CIDA aims to include human rights as an aspect of all its development programs. “CIDA seeks to enhance respect for human rights as the foundation of equitable and sustainable development. This includes integrating human rights into development programming…The Agency has identified the follow- ing priorit[y] for the next three years in the area of governance: increase inte- gration of human rights principles in development programming” (CIDA 2003, 41-2). The United Nations Development Programme (UNDP) has initiated a more ambitious effort by agreeing to base all its programming on human rights (see UNDP 2003b). The UNDP undoubtedly has some way to go in order to make this decision effective, but it has begun to produce analyses and tools to facilitate implementation (for example, UNDP 2003a). These demonstrate that the UNDP does have a theory of the relationship between human rights, democracy and development. CIDA has not travelled as far along this path. The sectoral action plans for CIDA’s Social Development Priorities of September 2000 in its four areas of programming (health and nutrition, basic education, HIV/AIDS, child protection) all mention human rights as an aspect of their strategy, but only one – the Action Plan on Child Protection (June 2001) – adopts human rights as a strategic framework for programming. In this case, the strategy is based on the Convention on the Rights of the Child. This is an inspiring example of the potential strategic value of taking a rights-based, as opposed to a needs-based, approach to development programming. Its human rights lens leads the action plan to position children as “protagonists” and as “agents of social transformation” rather than as passive victims or beneficiaries. As well, the action plan explicitly sets out the difference between a needs approach and a rights approach.22 Based on a rights analysis, it focuses on “the most marginalized girls and boys who often experience exploitation, abuse and discrimination and who require special measures to support their develop- ment.” Honing this approach to develop a strategic focus, it prioritizes the issues of child labour and children affected by armed conflict (CIDA 2001).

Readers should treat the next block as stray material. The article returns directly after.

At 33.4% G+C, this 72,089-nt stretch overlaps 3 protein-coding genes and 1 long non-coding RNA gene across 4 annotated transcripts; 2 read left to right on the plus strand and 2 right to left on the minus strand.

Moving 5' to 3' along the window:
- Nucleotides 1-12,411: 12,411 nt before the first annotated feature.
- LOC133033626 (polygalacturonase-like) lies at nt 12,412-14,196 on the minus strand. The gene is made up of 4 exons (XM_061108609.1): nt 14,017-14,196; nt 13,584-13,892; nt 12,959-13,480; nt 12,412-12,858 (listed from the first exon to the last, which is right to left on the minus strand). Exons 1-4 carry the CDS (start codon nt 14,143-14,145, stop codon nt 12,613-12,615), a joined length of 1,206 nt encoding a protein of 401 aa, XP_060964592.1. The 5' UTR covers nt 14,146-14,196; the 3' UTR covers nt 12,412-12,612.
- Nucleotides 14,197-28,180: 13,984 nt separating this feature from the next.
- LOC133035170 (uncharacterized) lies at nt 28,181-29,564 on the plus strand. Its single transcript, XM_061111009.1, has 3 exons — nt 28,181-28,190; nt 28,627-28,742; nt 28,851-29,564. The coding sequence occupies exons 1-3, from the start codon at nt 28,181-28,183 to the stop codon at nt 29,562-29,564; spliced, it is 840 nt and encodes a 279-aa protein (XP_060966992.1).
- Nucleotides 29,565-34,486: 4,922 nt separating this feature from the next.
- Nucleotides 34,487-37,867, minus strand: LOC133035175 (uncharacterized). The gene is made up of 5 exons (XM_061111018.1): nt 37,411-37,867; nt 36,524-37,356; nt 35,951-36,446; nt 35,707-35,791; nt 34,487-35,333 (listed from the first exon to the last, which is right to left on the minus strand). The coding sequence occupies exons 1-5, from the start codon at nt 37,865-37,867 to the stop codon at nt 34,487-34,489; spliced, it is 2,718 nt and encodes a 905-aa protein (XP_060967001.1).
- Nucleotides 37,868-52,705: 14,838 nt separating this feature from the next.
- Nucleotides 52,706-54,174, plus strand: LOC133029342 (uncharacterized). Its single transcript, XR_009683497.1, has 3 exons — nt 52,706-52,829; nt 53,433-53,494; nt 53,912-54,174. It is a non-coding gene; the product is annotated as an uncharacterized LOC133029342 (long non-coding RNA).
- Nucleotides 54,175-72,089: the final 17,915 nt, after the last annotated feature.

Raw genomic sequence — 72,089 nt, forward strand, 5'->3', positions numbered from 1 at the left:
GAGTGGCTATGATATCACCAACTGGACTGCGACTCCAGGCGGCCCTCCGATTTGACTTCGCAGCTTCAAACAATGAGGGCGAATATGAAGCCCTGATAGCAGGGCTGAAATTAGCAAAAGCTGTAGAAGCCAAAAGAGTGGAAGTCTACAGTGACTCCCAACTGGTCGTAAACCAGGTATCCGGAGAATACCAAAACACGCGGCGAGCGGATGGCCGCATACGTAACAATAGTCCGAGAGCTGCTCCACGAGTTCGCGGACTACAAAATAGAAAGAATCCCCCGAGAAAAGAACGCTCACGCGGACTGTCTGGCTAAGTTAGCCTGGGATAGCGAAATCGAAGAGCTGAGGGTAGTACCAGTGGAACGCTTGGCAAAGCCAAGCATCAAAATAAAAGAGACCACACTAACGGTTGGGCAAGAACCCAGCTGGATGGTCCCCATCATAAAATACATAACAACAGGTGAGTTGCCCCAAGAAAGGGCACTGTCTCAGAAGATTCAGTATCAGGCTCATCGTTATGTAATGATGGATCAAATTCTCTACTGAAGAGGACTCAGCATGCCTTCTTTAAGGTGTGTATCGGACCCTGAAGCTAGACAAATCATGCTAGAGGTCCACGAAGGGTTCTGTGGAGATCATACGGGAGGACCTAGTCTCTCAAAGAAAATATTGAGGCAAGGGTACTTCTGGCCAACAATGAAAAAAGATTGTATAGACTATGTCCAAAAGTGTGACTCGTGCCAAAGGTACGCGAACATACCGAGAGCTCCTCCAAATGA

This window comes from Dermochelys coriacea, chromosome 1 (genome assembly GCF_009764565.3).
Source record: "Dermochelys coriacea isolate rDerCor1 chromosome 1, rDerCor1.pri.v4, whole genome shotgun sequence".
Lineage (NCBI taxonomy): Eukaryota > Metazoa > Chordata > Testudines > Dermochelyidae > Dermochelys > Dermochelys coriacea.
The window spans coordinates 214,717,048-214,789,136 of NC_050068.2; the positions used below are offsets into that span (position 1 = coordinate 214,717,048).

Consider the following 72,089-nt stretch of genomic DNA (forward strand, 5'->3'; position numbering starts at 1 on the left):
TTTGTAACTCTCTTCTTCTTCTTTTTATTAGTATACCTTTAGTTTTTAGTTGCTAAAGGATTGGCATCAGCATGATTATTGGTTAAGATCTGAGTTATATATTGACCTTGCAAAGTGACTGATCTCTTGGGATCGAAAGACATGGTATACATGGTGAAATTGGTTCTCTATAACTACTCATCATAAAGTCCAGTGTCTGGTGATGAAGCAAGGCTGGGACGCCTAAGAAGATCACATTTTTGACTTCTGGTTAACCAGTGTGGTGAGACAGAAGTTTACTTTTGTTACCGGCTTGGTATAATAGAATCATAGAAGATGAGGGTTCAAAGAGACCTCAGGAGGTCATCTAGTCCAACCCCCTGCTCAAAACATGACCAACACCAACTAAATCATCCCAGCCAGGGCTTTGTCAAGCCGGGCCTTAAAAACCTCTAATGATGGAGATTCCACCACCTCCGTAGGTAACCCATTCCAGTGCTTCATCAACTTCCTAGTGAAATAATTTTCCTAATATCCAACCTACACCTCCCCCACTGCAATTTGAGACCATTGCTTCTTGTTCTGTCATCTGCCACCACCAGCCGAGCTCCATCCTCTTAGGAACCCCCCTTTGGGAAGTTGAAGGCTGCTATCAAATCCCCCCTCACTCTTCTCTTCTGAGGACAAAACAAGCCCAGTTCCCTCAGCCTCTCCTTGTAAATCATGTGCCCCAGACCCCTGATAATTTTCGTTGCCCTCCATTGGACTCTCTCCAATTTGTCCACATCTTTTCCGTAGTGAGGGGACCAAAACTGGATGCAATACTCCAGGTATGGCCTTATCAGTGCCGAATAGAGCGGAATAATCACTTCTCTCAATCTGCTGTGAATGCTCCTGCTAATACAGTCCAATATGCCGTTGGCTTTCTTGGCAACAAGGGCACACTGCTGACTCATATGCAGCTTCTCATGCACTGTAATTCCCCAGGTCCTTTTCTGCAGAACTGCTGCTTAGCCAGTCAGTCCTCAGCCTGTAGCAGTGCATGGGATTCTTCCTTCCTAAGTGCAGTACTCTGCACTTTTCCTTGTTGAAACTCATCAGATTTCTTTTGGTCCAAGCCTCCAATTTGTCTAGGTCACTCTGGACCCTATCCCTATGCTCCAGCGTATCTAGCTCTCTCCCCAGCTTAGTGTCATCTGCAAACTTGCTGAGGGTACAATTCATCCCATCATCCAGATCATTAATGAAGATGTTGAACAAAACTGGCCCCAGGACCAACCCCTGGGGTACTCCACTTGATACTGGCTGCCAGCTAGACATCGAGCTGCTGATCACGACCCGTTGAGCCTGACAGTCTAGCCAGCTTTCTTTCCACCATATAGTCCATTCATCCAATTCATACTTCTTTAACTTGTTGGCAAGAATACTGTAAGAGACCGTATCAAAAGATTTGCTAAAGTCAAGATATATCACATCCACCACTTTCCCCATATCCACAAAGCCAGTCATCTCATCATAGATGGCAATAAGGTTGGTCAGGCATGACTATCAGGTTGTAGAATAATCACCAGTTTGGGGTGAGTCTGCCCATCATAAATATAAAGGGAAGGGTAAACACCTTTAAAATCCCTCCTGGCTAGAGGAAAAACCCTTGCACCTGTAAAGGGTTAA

It is not clear why such rights-based strategies have not been devel- oped for the other three priorities or for the overarching areas of gender equality and human rights/governance/democracy. In contrast, the Action Plan on Child Protection demonstrates that such an approach is not only fea- sible but provides its participants with a sharper strategic focus and greater empowerment.

In general, though, both FAC and CIDA use a shopping-list approach to democracy, positing that a series of characteristics, or building blocks (democracy, respect for rights, accountability), are necessary. This approach does not allow for devising a strategy, because it provides no understanding of the dynamic interrelationships among the components. It ignores the fact that human rights and democracy are mutually constitutive phenomena. The compartmentalized approach to human rights and democracy in Canadian government policy ignores the complexity and the conflictual nature of both human rights and democracy, casting them as end products and unrelated principles.23

Other Western Approaches to Human Rights and Democracy Support